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I abandoned my family this past weekend to attend a conference for writers. It was in Brooklyn, which appealed to me because I could drive there and back in time for Em's bedtime routine.
I came back home that first evening on fire with inspiration and ideas, wanting to sit at my computer and write. But when Em saw me, she grinned and squealed with delirious excitement. And when my husband picked her up and pulled her away from the door so I could enter, she arched her back and flung her limbs about and wailed, afraid I was disappearing again. I abandoned my literary aspirations for the evening but, despite this show of love and co-dependence and separation anxiety—which made my heart break into a billion pieces—I drove back to Brooklyn the next day.
I am in awe of authors who are also mothers. How do they do it? How do they write entire books when I can barely manage to write a blog post over the course of an entire day? How do they polish an entire manuscript when it takes me three weeks to write the first draft of a single chapter?
How do any of us get anything done? Housework and work work and self-care and parenting? Especially when our children become mobile and we can no longer lay them down on their backs in the middle of a tiny play mat and then proceed to ignore them?
I figure we're all just muddling along, figuring things out on the fly. So in the interest of sharing, here are some tactics I've found to be effective:
Find something that fascinates your child and let her have at it. There are many things I don't understand about my one-year-old. Her sense of humor. Why she fights sleep so much when all I want to do is sleep. Why she doesn't think warm milk is gross. "You do you," I tell her, and I feel the same way about her Bumbo, which she does not sit in, but which she seems fascinated with nonetheless. She will spend an entire hour playing with its straps. WHY? WHAT IS IT ABOUT THOSE STRAPS? I think to myself. But then I also tell myself to quit asking questions and start getting shit done.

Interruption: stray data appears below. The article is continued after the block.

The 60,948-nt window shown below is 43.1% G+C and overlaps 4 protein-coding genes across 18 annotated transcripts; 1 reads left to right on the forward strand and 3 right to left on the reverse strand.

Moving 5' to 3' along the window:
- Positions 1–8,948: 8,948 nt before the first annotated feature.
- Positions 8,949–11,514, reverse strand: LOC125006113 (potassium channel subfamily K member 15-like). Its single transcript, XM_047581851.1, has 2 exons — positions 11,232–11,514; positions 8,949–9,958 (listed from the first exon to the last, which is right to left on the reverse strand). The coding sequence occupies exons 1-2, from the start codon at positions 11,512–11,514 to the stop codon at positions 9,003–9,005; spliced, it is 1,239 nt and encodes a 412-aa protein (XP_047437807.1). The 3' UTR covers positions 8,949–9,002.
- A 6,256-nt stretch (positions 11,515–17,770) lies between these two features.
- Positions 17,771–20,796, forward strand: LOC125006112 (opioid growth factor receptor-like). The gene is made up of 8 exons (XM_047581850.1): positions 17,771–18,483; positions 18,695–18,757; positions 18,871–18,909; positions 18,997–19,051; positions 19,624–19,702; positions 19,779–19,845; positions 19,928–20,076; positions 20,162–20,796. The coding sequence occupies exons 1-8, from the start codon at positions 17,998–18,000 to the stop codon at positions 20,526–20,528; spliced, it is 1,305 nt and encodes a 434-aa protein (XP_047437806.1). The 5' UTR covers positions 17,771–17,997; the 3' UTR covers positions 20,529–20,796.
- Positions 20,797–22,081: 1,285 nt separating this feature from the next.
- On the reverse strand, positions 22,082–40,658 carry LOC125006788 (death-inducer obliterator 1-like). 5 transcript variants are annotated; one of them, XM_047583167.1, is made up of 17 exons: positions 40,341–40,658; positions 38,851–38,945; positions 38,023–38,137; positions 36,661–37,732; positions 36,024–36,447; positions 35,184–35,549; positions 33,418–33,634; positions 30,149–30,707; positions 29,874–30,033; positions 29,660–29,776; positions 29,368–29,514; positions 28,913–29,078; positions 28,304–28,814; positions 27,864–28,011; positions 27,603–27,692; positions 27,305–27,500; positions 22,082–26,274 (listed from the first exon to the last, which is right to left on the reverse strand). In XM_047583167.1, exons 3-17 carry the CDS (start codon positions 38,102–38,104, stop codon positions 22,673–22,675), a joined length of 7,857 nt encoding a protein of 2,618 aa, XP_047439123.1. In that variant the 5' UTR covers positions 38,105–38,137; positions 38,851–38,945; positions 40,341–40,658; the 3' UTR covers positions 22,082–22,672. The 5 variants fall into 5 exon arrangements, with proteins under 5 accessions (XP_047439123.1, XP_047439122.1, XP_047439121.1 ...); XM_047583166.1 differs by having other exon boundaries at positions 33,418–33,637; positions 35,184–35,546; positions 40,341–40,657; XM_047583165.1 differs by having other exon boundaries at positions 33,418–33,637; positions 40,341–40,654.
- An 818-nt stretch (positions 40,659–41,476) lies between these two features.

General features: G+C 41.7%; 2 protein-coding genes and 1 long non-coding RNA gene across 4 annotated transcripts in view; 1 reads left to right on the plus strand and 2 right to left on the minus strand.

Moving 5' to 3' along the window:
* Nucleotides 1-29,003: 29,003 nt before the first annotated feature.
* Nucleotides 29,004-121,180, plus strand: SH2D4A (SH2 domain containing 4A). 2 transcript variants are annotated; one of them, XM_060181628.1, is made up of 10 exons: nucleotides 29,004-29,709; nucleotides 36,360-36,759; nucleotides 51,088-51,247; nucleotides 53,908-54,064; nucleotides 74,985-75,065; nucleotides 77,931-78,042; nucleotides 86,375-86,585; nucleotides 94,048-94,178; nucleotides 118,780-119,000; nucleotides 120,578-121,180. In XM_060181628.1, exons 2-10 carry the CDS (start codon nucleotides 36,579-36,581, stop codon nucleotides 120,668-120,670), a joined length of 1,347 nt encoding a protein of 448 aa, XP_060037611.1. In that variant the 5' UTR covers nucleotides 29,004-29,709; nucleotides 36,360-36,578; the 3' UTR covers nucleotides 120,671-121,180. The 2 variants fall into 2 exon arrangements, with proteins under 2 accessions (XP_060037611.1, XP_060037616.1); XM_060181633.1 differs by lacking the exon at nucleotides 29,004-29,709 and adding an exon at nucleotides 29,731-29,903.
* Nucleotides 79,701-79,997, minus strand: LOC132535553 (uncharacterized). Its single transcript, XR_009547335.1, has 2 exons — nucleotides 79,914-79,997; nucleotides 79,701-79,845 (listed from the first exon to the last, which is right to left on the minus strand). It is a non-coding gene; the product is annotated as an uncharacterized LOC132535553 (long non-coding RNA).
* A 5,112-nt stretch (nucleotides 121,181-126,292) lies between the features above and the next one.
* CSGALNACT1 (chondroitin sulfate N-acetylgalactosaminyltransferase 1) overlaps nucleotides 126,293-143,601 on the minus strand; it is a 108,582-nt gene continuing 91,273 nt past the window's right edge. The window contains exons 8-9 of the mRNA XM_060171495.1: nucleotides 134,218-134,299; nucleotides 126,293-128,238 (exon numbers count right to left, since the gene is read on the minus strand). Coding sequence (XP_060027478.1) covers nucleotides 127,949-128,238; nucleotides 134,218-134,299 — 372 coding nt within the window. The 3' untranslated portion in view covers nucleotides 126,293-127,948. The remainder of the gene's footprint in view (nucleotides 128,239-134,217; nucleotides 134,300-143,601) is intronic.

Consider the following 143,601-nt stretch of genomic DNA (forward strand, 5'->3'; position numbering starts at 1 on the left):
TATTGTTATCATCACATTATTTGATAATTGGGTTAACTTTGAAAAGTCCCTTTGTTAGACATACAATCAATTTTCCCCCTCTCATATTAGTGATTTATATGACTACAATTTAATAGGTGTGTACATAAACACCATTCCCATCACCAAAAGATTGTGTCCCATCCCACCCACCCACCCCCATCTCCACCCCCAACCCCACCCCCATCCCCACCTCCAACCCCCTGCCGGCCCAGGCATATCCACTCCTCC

Write your book while she is napping. Oh, and those two blog posts, too. And conduct five phone interviews. And clean the bathroom.
Follow your child around with your laptop. Mostly so you can be sure she does not injure herself while you're not looking. Get work done in the small snippets of time in which you are actually able to park your butt in one place.
Bribe your husband to take over. For a day. For an hour. For 15 godforsaken minutes. So you can cook dinner or go to a networking event or finally finish that damn blog post you started writing several hours ago.
Place your child carefully onto her play mat, amidst board books and pianos and drums, and run away. Self-explanatory.
Sign your child up for an activity that tires her out so much that she promptly falls asleep afterward... and stays asleep for a good three hours. Or at least this seems to be the happy byproduct of my signing us up for Music Together classes that take place smack dab in the middle of her morning nap time.
Write your book while she is napping. Oh, and those two blog posts, too. And conduct five phone interviews. And clean the bathroom. Maybe send out some pitches. And schedule more interviews. And take 15 minutes to meditate. And catch up on Twitter so you can feel, despite everything, that you are still a part of the larger world.
Make your home a fortress of safety. Put locks on all of the cabinets except the one containing her unbreakable plates and food containers. Anchor the furniture to the walls. Put up safety gates. Move all knick-knacks to higher ground. Buy new trash cans with lids. Resign yourself to the fact that she loves playing with the recyclables and decide not to care. Let her wander around, secure in the knowledge that she (probably) can't injure herself.
Chain her to the banister. What? A mother can dream, can't she?